Hitman: Agent 47


Inexplicable things happen in movies all the time – and I’m not talking about stuff like obtaining superpowers from a genetically modified spider or giant monsters leveling entire cities during some ancient grudge match. No, I’m talking about the making of movies and more specifically which movies actually get made and for every potential film that writhes in the fires of development hell and every worthy sequel that fails to appear (no Edge Of Tommorow sequel, yet? Really?), we get industrial level bilge like Hitman: Agent 47. While I’m still awaiting a government enquiry into the reasoning of how and why someone deemed 2007’s stunningly pointless Hitman a worthy film to sequelize/reboot, I thought I’d callously murder some time by actually sitting down to give it a shot and see if the producers had actually learned any lesson from the original video adaptation. An hour and forty minutes later, any good natured curiosity I had lay garrotted in the bathroom of a European airport…. oh well.

We rejoin Agent 47 for the first time (reboot humour) as he goes about his usual murderous business, but this time his motives initially seem darker than the usual reasons he has for coldly murdering people in their dozens. His target is Katia Van Dees, a perpetually anxious young woman with a shadowy past who dulls her panic-inducing hyper-awarness with meds while desperately searching the world for her missing geneticist father. Her searching has so far resulted in zip, but one day she’s approached by the mysterious “John Smith” (everyone’s mysterious in this fucking film) who takes liberally from the book of Kyle Reese and tells her that she’s being stalked by a relentless killer who is more than human. It turns out that Katia isn’t the only person looking for her dad and after a series or remarkably samey gun battles and weirdly edited fist fights, she finds herself in the clutches of Agent 47 who blows her world wide open with some timely revelations – her father was the one who created the Agent programme in the first place and thus is responsible for various super powered bald men in red ties killing people for money all over the globe. Hired by men to find him in order to re-start the programme, Agent 47 elected to let Katia do the leg work for him but intervened when Smith – who is also a genetically tweaked killer – stepped in in order to save her life. He immediately backs this up by tying her to a chair in front of an enormous, running, jet engine (?) in an attempt to kick start the latent super-abilities she also has by epically throwing her in at the deep end – that’s right, thanks to her dad, it turns out that not only Katia Van Dees is an Agent too (quatre-vingt-dix is 90 in French – get it?), but she is an upgrade with even greater abilities than 47 himself. Joining forces against the (here’s that word again) mysterious corporation known as The Syndicate and the apparently unkillable John Smith, 47 and Katia continue the search for her father in an attempt to stop his research being abused once and for all.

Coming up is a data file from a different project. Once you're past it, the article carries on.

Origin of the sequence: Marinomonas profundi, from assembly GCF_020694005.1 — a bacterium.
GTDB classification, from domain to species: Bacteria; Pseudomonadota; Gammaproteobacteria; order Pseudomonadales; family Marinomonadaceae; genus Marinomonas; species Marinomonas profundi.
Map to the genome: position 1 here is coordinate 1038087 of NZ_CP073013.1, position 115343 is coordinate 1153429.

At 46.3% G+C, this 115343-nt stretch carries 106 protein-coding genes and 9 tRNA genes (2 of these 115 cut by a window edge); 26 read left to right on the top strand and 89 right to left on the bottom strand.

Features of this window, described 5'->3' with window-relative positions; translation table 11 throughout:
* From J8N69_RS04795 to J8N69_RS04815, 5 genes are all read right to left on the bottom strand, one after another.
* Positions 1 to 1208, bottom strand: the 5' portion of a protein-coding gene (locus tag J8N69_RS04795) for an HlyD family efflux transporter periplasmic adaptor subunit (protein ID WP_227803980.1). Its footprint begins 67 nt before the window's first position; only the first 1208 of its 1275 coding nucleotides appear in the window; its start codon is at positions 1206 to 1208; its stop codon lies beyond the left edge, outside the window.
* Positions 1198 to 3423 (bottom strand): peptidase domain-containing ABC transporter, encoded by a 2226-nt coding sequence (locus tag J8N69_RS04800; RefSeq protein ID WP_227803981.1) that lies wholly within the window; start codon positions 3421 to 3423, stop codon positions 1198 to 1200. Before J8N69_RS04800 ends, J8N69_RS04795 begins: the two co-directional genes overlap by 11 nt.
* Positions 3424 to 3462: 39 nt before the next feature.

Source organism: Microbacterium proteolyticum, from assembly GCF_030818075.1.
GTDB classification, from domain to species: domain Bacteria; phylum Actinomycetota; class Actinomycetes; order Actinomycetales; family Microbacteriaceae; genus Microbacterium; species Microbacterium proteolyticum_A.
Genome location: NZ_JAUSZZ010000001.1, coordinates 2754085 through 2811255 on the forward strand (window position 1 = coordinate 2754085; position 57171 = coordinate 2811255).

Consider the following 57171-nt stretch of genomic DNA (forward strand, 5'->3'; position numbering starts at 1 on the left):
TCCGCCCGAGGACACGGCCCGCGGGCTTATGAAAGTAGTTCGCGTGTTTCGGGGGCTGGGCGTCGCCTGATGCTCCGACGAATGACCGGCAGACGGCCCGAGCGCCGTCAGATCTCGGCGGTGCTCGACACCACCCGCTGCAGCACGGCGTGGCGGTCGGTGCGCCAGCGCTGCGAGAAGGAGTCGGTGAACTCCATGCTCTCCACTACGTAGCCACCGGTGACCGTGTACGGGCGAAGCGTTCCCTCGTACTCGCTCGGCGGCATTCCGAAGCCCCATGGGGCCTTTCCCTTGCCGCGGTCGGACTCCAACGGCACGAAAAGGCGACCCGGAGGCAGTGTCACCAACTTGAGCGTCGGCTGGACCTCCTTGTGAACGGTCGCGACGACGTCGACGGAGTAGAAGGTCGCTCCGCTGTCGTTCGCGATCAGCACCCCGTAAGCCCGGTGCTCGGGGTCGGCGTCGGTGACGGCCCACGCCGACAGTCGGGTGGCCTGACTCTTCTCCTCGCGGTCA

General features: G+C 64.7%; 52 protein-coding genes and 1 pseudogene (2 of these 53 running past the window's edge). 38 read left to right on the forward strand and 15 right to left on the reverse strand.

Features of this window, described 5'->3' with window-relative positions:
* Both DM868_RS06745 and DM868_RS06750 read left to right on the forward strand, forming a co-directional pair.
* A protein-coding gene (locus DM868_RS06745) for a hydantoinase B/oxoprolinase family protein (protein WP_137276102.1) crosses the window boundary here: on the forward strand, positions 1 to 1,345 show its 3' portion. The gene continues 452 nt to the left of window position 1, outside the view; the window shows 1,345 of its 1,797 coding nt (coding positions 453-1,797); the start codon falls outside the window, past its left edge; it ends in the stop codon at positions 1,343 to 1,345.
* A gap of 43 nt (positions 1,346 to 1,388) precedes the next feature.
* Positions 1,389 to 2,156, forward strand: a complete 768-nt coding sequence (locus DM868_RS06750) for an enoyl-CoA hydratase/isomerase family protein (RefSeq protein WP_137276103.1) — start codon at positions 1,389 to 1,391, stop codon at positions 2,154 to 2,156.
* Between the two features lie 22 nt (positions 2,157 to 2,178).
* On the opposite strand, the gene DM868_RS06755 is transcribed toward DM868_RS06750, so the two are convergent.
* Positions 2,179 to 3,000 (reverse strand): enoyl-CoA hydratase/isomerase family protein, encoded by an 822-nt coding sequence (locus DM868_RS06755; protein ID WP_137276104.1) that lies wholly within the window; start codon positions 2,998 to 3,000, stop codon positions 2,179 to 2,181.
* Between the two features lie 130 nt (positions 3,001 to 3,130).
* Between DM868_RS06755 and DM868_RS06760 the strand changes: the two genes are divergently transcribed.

Whether Hitman: Agent 47 is better or worse than it’s dreary predecessor is a question that’s as redundant as it is stupid – but for argument’s sake (and the fact that I have to fill this article with something) let’s discuss what (if anything) Agent 47 does better than the first movie. The short answer is, well, nothing – but if you where to put a gun to my head and demanded an answer then the replacing of Timothy Olyphant with Rupert Friend turns out to be beneficial due to his razor sharp bone structure allowing him to look more like than his predecessor did. It doesn’t mean he gives a better performance though and once again filmmakers seem to struggle with the concept that the reason a lot of first/third person video game characters lack personality is that they’re being played by you – hence the legion of cold, monosyllabic avatars this genre of game puts out and when you transfer that non-personality to a film it just comes across as bland and robotic.
Speaking of robotic, the entire first half of the film elects to try and play the same mind games James Cameron played in the first Terminator, with two lethal killers trying to find an important female target before the other as Friend and his opposite number Smith (played for some reason by Zachary Quinto) try to keep you guessing who is the bad guy and vice versa. However, while it’s admirable that the film tries to mix things up a little, it’s somehow forgotten that there’s already another Hitman movie out there that blatantly features him as – wait for it – the good guy, so any tension is completely and utterly lost.
While Friend and Quinto struggle to find a way to inject some charisma into their emotionless characters and fail miserably (and let’s not forget Quinto’s successfully played Spock for fuck’s sake), their poorly edited fight scenes suggest that their stunt doubles may have spent more time on set than they did. Meanwhile, in the era of John Wick, the awkwardly staged gun fights where people simply stand still and let bad guys run into their gunfire comes across as inexcusably lazy even though various stuntmen must have worked their butts off.
The usual, jobbing character actors are deployed into the usual supporting roles – Ciarán Hinds, Jürgan Prochnow and Thomas Kretschmann all dutifully pick up their pay checks and move on – and not a single one makes any kind of impact whatsoever.

So forgettable you start to find the movie slipping from your memory as you watch it (despite a scene where a supercar gets harpooned in place that curiously predates the 8th Fast & Furious), Agent 47’s unnecessary return is yet another burst of the continually friendly fire that constantly keeps the Video Game genre helplessly wriggling on it’s back like an upended turtle.
Hitman: Agent 47 decisively proves that you can’t spell assassin without ass….


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